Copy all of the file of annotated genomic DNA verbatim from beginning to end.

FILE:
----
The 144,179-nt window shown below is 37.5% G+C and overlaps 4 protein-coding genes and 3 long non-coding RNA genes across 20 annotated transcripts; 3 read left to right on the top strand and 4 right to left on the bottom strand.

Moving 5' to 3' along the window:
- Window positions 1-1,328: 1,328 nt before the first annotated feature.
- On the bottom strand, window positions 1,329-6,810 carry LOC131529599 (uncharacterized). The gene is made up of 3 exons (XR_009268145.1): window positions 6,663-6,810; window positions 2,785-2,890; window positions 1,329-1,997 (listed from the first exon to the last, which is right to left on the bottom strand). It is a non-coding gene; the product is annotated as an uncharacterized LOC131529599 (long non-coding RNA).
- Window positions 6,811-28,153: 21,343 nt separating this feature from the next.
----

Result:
The 144,179-nt window shown below is 37.5% G+C and overlaps 4 protein-coding genes and 3 long non-coding RNA genes across 20 annotated transcripts; 3 read left to right on the top strand and 4 right to left on the bottom strand.

Moving 5' to 3' along the window:
- Window positions 1-1,328: 1,328 nt before the first annotated feature.
- On the bottom strand, window positions 1,329-6,810 carry LOC131529599 (uncharacterized). The gene is made up of 3 exons (XR_009268145.1): window positions 6,663-6,810; window positions 2,785-2,890; window positions 1,329-1,997 (listed from the first exon to the last, which is right to left on the bottom strand). It is a non-coding gene; the product is annotated as an uncharacterized LOC131529599 (long non-coding RNA).
- Window positions 6,811-28,153: 21,343 nt separating this feature from the next.